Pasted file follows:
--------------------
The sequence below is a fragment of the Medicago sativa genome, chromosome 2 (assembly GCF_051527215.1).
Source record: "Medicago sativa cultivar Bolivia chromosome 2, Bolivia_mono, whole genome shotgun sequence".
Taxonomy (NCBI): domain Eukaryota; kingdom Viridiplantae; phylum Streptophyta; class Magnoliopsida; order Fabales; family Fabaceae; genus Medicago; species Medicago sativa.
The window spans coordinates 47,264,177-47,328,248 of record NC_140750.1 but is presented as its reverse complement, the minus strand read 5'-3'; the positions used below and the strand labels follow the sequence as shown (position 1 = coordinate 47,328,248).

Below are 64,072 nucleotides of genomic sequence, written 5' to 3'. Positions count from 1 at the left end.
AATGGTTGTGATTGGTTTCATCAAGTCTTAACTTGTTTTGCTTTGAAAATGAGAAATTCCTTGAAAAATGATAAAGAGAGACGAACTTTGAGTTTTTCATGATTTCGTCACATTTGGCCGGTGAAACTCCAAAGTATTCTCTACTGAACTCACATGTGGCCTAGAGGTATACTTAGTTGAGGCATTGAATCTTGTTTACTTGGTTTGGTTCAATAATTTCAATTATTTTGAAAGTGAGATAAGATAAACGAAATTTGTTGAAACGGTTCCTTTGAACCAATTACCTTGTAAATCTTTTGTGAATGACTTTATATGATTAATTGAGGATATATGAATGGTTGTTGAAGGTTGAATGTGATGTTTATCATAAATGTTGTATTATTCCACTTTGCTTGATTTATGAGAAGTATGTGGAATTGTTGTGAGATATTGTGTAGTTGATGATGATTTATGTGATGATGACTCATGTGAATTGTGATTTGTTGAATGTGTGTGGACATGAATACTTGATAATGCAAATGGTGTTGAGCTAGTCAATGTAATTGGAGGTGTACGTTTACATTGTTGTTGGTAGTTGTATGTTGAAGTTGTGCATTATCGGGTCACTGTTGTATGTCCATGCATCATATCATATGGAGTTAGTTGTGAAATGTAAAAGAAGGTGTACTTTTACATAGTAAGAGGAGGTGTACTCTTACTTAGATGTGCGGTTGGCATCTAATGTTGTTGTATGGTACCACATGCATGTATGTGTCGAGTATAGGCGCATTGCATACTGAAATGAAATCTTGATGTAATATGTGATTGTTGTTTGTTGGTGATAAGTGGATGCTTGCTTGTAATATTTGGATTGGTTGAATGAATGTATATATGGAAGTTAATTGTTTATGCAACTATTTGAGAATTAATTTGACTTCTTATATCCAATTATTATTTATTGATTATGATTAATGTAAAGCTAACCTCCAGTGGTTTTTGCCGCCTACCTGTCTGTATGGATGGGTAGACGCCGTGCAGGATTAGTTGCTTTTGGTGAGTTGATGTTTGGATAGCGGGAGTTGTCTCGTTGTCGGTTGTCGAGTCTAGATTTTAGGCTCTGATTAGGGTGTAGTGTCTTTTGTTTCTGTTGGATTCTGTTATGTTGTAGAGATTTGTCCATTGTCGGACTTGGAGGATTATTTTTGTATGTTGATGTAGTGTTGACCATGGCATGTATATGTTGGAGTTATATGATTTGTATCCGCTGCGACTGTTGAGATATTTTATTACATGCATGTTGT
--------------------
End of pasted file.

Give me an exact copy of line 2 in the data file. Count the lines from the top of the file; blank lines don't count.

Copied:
Source record: "Medicago sativa cultivar Bolivia chromosome 2, Bolivia_mono, whole genome shotgun sequence".